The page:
By Hastings Wyman –
When New Jersey’s Gov. Chris Christie endorsed Donald Trump last week, it was the icing on the cake. It was Marco Rubio who was supposed to bring on the headline endorsements, as the more mainstream also-rans coalesced behind an alternative to Trump, so long as it isn’t ideologically rigid Ted Cruz, who is even more unpopular than Trump with the Republican establishment. But alas for the mainstreamers and moderates, Christie was the first big name to drop, and it dropped on Trump, giving him a hitherto unavailable entrée into the old-line GOP.
After racking up victories in New Hampshire, South Carolina and Nevada, Trump is poised to all-but run the table of the 12 state primaries on March 1. He will probably come in second in Texas, but get some of the delegates by holding homeboy Cruz to less than 50%.
After Tuesday, Trump will be virtually unstoppable. His Super Tuesday wins will give him even more momentum as he competes in North Carolina on March 8 and Florida on March 15. Trump is already leading in both states. About the only thing that is likely to put Florida, a winner-take-all state, in Rubio’s column would be an endorsement from Jeb Bush and his influential family. And that doesn’t look like it’s going to happen.
The Bloomberg Poll of Southern Republicans in the so-called SEC primaries showed Trump with 37%, Rubio 20%, Cruz 20%, Ben Carson 8% and John Kasich 6%. The poll was taken Feb. 22-24 and does not reflect the momentum Trump received from his Nevada caucus victory on Feb. 24. Trump gained five points nationwide, says Rasmussen Reports, following his win in South Carolina, while Rubio’s narrow second place gained him nothing. Texas aside, numerous polls show Trump leading in every Southern primary on Tuesday.
The only state that is in play is Texas, with its mega-delegate haul of 155. Cruz was just endorsed by Gov. Greg Abbott (R), which will add both good PR and some muscle to Cruz’s Lone Star State campaign. Other important GOP big dogs in Cruz’s corner include former governor and presidential candidate Rick Perry and, reports The Texas Tribune, one-fourth of the state’s GOP US House members and almost half of the Republican state legislators.
“Cruz is very well-organized” in Texas, says political scientist Richard Murray, Director of Surveys at the University of Houston. “In 2012 [in his US Senate race], he ran better than he polled.” Murray notes that his latest Texas poll gave Cruz 35%, Trump 20% and Rubio 10%. He adds that “the country club Republicans don’t like Cruz. They are still undecided.” Likewise, in a Public Policy Polling (PPP) survey, Cruz led in Texas with 34%, far from the 50% he needs to get all of the delegates.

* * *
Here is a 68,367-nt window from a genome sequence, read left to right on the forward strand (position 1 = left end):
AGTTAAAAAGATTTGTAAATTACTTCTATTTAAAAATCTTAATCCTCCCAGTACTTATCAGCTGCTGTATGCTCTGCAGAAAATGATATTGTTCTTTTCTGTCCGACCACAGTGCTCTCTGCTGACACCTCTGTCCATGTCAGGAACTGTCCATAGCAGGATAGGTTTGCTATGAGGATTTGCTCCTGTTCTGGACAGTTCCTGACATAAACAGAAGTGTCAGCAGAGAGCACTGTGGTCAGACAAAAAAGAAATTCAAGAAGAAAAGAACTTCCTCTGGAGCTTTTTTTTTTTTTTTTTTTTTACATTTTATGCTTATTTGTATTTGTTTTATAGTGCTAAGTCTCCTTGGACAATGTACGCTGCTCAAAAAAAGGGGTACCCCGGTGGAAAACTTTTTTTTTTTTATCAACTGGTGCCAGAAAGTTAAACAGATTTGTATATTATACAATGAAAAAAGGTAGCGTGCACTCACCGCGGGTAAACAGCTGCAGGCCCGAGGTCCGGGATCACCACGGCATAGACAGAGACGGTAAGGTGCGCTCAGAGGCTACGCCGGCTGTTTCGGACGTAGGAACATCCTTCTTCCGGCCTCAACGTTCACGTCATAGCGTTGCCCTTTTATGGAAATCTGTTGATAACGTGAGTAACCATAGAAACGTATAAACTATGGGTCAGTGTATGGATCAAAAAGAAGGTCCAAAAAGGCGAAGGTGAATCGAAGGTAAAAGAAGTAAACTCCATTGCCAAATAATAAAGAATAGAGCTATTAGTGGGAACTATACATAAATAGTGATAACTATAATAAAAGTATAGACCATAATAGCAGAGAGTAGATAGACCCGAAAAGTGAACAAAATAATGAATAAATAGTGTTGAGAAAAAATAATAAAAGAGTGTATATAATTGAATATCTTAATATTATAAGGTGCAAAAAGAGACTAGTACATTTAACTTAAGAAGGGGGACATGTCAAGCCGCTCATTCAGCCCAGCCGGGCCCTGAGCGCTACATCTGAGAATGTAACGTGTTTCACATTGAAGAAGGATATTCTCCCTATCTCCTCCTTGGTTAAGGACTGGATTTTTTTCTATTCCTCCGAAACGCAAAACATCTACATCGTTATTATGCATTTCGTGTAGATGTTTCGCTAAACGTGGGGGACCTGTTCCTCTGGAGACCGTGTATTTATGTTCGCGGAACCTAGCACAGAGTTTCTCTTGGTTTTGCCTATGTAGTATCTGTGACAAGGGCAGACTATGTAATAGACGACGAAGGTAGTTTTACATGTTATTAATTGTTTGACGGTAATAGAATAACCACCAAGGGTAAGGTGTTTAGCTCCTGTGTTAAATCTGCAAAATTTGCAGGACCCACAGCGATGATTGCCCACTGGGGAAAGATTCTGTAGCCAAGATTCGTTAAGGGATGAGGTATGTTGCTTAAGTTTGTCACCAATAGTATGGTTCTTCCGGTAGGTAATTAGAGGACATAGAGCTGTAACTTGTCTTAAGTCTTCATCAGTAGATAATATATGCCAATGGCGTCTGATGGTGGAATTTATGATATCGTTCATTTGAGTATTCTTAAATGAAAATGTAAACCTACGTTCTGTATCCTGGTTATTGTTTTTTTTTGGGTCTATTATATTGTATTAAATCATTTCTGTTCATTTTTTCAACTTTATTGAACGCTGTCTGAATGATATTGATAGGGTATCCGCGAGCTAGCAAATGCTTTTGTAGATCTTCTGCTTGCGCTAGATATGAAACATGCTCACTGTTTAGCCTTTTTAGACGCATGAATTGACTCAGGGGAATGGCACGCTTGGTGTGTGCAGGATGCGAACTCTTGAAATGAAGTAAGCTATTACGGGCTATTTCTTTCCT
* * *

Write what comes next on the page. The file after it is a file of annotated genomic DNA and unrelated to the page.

Christie’s endorsement of Trump was made in Fort Worth, giving the New Yorker significant help not only nationally, but in Texas in particular. Thus, Cruz will have to share the delegate count. Trump will probably come in second and get some delegates as well. Although Trump remains unpopular with Hispanic voters, they won’t be a major factor in the Republican Primary in Texas.
Elsewhere, US Sen. Jeff Sessions (R), one of the Senate’s leading foes of illegal immigrants, said last week that he has never endorsed a presidential candidate in a primary, but he hasn’t decided about this year. Sessions, who is close to Cruz and spoke at a Trump rally in Mobile, did drop a hint, however, noting that Cruz and Rubio are far apart on immigration. Referring to the “Gang of Eight” proposal that Rubio voted for, Sessions said, “Ted Cruz and I opposed it… I thought it was bad policy.” If Cruz is a non-starter after Super Tuesday, don’t be surprised to see Sessions jump on the Trump bandwagon.
In a move that may also prove significant, former Gov. Mike Huckabee’s daughter, Sarah Huckabee Sanders, has joined the staff of the Trump campaign as a senior advisor. She called Trump “a champion of working families.” This could give Trump added oomph in Arkansas, where Gov. Asa Hutchinson (R) has endorsed Rubio.
“It boils down to this. Trump has the momentum,” says Larry Sabato, Director of the University of Virginia’s Center for Politics. “You have to assume that Trump has the big mo and will end up with most of the states.”
Rubio, he adds, “has yet to win a state. Where is he even targeting on March 1?” The notion that Trump’s opponents will coalesce around Rubio or Kasich “is a pipe dream. It doesn’t work that way.”